Education Alternatives Inc. will continue to negotiate a new contract to manage nine Baltimore public schools, company spokeswoman Lory Sutton said yesterday.
EAI officials will meet soon with school Superintendent Walter G. Amprey and city finance officers to "put the fine tuning on the funding as well as the performance standards," Ms. Sutton said.
On Monday, the city invited EAI to continue working toward TC modified contract, basing the decision on an independent evaluation of seven of the EAI-managed schools and improved student test scores.
EAI responsed this week to the study by the Center for Educational Research at the University of Maryland Baltimore County.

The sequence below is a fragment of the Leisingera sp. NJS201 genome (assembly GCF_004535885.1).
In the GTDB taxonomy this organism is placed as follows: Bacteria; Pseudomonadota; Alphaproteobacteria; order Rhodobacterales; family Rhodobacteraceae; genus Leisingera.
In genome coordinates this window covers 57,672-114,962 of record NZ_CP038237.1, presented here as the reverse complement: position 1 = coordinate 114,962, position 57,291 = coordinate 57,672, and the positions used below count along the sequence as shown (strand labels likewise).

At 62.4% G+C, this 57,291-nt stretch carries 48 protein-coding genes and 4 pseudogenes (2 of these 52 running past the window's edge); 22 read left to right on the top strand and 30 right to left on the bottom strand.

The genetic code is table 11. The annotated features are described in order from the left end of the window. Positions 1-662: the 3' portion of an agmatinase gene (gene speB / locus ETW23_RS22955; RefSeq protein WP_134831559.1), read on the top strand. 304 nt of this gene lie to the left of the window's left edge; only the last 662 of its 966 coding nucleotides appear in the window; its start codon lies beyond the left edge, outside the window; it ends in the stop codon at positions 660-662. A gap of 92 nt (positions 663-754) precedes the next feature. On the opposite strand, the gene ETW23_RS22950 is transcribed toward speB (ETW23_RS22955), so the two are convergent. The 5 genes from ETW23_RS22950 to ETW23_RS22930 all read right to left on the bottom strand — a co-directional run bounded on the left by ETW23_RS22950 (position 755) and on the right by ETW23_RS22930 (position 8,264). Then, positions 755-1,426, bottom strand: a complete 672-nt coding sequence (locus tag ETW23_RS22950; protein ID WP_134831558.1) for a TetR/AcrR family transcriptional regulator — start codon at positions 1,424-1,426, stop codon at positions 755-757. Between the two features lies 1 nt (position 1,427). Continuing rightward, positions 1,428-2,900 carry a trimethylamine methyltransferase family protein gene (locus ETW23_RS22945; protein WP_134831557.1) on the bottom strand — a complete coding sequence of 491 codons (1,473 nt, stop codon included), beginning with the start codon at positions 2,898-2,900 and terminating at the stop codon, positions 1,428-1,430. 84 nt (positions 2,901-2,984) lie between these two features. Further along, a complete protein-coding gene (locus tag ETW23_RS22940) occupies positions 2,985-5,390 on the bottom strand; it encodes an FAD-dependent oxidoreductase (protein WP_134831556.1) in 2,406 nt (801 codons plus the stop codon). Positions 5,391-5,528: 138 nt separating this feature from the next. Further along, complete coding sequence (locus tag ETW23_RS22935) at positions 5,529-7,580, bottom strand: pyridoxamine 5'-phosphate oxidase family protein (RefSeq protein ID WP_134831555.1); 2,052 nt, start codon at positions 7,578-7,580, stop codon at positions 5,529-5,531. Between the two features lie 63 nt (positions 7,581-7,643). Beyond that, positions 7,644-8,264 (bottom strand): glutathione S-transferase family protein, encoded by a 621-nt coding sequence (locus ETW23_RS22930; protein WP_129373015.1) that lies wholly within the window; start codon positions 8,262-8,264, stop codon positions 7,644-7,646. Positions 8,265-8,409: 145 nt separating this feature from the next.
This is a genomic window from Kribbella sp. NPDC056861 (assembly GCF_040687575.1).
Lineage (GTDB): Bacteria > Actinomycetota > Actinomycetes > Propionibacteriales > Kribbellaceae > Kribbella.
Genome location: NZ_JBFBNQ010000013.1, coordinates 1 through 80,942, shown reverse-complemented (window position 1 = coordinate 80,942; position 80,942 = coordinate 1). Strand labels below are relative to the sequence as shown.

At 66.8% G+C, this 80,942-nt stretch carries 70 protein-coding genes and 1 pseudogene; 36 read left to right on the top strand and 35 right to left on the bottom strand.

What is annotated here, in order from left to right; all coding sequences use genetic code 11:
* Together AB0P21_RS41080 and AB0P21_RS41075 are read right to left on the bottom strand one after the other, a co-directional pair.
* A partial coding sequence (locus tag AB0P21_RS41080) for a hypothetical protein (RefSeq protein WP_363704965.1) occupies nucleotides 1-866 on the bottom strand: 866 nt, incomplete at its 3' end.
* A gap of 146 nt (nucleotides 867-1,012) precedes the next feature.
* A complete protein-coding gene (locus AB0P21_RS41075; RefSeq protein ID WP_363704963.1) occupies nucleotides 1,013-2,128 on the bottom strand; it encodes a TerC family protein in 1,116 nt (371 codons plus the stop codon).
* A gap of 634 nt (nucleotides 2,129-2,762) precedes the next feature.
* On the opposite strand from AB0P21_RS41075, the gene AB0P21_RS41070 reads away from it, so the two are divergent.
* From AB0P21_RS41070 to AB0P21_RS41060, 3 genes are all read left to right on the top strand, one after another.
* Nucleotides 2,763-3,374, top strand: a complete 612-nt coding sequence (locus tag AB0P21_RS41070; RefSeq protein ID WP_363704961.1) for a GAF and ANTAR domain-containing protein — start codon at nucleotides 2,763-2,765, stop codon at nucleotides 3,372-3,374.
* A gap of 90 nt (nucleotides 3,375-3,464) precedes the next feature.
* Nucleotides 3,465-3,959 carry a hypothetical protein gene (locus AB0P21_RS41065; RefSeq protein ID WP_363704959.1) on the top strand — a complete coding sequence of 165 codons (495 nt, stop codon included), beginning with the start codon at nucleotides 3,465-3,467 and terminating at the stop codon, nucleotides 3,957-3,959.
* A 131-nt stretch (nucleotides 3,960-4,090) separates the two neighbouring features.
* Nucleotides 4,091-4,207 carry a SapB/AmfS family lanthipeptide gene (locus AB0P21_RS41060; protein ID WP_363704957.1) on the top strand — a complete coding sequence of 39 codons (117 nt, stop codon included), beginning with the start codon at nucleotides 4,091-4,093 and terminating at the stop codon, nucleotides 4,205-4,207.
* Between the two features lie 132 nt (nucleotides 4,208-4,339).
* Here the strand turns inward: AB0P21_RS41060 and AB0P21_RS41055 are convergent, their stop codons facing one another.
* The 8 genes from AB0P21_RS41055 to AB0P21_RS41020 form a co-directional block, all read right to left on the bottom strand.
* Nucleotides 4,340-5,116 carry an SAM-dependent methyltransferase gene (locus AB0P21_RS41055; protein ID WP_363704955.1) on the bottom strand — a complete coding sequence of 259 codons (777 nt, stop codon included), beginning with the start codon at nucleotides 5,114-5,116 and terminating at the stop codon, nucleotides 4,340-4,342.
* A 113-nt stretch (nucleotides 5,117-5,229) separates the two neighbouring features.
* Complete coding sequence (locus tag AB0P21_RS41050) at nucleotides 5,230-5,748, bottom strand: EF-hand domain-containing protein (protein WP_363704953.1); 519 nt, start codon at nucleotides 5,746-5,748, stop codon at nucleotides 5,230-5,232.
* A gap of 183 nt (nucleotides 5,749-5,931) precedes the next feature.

"We were favorably impressed by the report," said Ramon Harris, EAI's divisional president for Maryland.
"It does identify significant progress we have made in standardized testing. As with any good assessment, there are areas of strength and areas of opportunities."
As EAI prepares for the Sept. 6 opening of school, Mr. Harris said, the company will take note of the researchers' suggestions and criticisms.
For example, based on the report's findings, EAI will review one of the key elements of its program in the schools -- the use of computers for instruction, he said.
The study suggested that despite the use of the computers, students weren't improving enough in reading.
EAI will look into whether more staff training is needed, Mr. Harris said.